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Re: Exploding the myth of automated accessibility checking

From: Wendy Chisholm <wendy@w3.org>
Date: Mon, 08 Aug 2005 15:34:33 -0400
Message-Id: <>
To: Joe Clark <joeclark@joeclark.org>, WAI-IG <w3c-wai-ig@w3.org>, WAI-GL <w3c-wai-gl@w3.org>

At 03:13 PM 8/8/2005, Joe Clark wrote:

>National treasure Gez Lemon wrote a test page with known validation and 
>WCAG errors and ran it through various automated checking tools, none of 
>which caught more than a few of the errors, if that.

Excellent.  This is an important point for people to understand. I 
evaluated a Web site last week that had 8 major accessibility issues but 
the evaluation tools only found 1 or 2 (depending on the tool).

>It's quite a devastating analysis and calls into question the WCAG Working 
>Group's interest in making as many guidelines as possible machine-checkable.

When the WCAG WG talks about testability, our primary goal is to provide 
enough information so that people who evaluate or create Web content can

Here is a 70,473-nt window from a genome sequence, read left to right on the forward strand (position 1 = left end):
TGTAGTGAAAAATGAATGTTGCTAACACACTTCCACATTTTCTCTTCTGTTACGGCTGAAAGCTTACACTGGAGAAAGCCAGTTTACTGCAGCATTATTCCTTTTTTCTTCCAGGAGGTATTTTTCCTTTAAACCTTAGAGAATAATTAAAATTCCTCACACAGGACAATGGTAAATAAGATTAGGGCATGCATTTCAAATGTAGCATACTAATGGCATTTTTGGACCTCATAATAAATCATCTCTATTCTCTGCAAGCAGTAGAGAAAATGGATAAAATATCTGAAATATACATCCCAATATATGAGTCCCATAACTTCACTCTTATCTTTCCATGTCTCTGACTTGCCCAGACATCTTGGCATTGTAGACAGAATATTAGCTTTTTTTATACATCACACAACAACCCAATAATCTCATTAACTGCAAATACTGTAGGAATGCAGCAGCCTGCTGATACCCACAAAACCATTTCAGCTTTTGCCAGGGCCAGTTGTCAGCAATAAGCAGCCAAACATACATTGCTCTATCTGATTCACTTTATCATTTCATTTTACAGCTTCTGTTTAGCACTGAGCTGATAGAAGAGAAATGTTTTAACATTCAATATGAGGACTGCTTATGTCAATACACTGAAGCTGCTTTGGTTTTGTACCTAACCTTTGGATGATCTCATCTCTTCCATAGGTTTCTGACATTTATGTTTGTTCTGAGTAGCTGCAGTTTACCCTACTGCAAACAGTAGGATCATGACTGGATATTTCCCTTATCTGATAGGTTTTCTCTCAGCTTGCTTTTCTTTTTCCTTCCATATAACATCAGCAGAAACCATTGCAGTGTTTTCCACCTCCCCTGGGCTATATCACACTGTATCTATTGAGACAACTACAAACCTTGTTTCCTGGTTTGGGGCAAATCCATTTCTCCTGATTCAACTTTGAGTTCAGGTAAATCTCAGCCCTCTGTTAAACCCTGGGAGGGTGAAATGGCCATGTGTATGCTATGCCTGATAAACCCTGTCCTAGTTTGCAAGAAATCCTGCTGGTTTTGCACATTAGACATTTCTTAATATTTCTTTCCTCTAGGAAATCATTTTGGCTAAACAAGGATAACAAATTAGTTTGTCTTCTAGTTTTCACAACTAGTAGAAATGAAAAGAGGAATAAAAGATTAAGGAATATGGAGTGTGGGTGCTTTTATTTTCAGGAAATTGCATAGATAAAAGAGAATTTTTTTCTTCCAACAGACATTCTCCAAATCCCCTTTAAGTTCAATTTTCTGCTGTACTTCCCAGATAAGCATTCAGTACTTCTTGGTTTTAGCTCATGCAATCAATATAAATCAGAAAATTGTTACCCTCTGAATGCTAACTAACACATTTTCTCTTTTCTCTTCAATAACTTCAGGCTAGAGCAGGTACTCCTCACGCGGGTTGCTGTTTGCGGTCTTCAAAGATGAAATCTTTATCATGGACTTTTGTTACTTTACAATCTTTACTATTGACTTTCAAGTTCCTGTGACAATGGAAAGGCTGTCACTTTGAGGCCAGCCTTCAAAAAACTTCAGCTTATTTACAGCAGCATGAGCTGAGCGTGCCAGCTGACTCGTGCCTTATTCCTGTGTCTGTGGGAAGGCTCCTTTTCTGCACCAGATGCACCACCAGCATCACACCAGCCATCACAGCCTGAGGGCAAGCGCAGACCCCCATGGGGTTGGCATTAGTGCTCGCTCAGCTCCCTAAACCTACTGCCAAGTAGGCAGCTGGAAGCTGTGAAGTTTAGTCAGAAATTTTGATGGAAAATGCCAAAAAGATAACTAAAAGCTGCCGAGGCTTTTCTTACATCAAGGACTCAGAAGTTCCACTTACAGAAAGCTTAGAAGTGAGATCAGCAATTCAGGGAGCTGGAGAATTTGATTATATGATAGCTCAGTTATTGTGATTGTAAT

make a good decision.  In WCAG 1.0, some of the checkpoints are ambiguous, 
so we're trying to fix that in WCAG 2.0 by providing as much testable 
information as possible.  By specifying that success criteria must be 
"testable" we are not saying that success criteria are machine automatable. 
We are saying that a person should be able to determine if they have 
satisfied a given criteria. Most of the "tests" (in the test suite) are 
procedures for humans to follow, not algorithms for tools. If tests are 
automatable, that's great, however I don't think anyone expects that all 
tests (or even a majority) will be fully automated.  Shawn Henry  wrote a 
great piece about this a while ago "Web Accessibility Evaluation Tools Need 
People" [1].

The 30 June 2005 Working Draft of WCAG 2.0 says, "The Working Group 
believes that all success criteria should be testable. Tests can be done by 
computer programs or by people who understand this document. When multiple 
people who understand WCAG 2.0 test the same content using the same success 
criteria, the same results should be obtained."  This could probably use 
some work, but I hope that it's clear that we understand humans are part of 
the evaluation process and that our primary goal is to provide unambiguous 
success criteria.


[1] <http://uiaccess.com/evaltools.html>
Received on Monday, 8 August 2005 19:34:42 UTC

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